University studies autism
University scientists find potential treatment for autistic disorder
A University research team, led by Assoc. Neuroscience Prof. Jonathan Kipnis, this month published its findings, which identified a potentially relevant clinical treatment for Rett syndrome, a severe autism spectrum disorder.
Rett syndrome is primarily caused by mutations in the MECP2 gene, which is located on the X chromosome.
Mutations in the MECP2 gene lead to symptoms such as abnormal breathing, developmental and intellectual disabilities, loss of speech and seizures. Although patients demonstrate a range of symptoms, the high MECP2 levels in neurons suggest the disorder originates from neurological problems.
Because males do not have another X chromosome to counter-balance the effects of the MECP2 gene, boys with this mutation usually die at a very young age while girls can live into adulthood with proper care and supervision.
The study demonstrated the clinical symptoms of Rett syndrome are caused because the immune cells in the brain do not function properly when the MECP2 is present.
Noel Derecki, first author of the study and University research associate, said the immune cells which reside in the brain, called microglia, are responsible for cleaning the debris left by dead cells as a natural part of brain maintenance.
The process of cell death, called apoptosis, is highly regulated and requires microglia to eat, or phagocytose, the dead cells and their remnants to maintain a healthy functioning brain.
The study demonstrates microglia can, from a bone marrow injection, be replaced and migrate to the brain, lessening the effects of the disease.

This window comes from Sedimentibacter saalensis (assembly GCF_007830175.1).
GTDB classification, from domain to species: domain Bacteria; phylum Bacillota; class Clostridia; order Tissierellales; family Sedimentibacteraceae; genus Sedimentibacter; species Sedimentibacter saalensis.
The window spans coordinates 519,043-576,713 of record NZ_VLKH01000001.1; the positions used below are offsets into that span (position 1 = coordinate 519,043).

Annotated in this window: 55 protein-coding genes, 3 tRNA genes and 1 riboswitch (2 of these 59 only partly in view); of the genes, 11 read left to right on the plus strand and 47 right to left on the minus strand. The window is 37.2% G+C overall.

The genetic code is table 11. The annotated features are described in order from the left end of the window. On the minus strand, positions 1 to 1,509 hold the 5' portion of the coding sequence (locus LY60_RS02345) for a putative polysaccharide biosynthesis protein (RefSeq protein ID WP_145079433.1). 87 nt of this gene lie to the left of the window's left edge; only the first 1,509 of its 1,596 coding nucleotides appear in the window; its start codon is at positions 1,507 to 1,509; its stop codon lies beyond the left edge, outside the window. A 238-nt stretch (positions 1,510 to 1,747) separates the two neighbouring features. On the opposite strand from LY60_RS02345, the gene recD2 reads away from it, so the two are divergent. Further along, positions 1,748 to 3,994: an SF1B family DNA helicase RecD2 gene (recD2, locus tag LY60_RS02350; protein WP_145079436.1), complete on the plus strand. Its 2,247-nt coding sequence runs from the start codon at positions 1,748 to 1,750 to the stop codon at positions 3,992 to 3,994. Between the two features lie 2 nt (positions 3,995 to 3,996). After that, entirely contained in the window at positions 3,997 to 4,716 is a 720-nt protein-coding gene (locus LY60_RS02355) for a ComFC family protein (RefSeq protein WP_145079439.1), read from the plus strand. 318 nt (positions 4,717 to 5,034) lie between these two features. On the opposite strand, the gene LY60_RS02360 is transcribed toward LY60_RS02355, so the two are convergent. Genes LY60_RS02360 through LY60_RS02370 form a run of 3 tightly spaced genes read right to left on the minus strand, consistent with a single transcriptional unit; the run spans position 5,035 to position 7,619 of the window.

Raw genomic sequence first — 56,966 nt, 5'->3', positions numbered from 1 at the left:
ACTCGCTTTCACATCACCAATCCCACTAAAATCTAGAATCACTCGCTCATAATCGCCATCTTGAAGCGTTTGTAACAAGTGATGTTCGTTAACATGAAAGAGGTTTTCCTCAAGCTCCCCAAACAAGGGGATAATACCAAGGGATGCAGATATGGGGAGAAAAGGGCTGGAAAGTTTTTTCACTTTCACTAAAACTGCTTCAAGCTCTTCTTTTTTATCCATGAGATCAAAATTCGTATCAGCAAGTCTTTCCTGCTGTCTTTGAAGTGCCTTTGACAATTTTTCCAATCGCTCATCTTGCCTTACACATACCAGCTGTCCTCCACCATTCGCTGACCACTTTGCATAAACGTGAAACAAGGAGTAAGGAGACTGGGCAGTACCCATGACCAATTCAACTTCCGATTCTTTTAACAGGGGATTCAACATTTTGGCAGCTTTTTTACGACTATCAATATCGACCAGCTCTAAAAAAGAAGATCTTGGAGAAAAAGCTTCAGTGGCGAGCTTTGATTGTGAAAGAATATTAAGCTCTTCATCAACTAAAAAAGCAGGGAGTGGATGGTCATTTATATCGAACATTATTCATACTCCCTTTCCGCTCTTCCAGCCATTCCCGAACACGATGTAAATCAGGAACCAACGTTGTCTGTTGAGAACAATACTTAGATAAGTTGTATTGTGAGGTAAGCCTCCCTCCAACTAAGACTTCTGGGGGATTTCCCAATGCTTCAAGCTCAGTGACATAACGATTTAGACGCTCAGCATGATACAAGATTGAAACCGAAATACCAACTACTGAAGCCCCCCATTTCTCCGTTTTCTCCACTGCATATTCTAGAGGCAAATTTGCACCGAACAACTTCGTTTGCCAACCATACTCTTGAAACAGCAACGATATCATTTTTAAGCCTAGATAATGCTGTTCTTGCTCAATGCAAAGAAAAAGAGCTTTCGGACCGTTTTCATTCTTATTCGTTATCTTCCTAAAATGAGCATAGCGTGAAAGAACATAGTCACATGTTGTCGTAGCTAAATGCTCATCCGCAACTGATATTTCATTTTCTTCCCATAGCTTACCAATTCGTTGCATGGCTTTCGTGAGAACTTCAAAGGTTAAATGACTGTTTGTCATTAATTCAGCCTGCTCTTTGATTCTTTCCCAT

Similar to humans with MECP2 mutations, male mice with mutated MECP2 genes have retarded growth, impaired motor function, irregular breathing and shortened lifespan. But when Kipnis and her team gave mice with mutant MECP2 a bone marrow transplant from a healthy mouse with normal MECP2 they experienced improved motor function, breathing and lifespan.
Additional studies have shown microglia's ability to phagocytose cellular debris in the brain is important for alleviating the clinical symptoms of Rett syndrome in mice.
Kipnis said this inability to clean cellular debris from the brain could cause other autism spectrum diseases, but added further studies are necessary to determine if this is the case.
There is no cure for Rett syndrome, and current treatments alleviate the symptoms rather than the disease itself, but the University study shows bone marrow injections could slow the progression of the disease, in addition to improving quality of life for Rett syndrome patients.
Scientists, however, are unsure how MECP2 mutations cause Rett syndrome.
Several clinicians have already begun to prepare clinical trials for Rett syndrome patients, but Kipnis said more work should be done before studies involving humans begin.
-compiled by Fiza Hashmi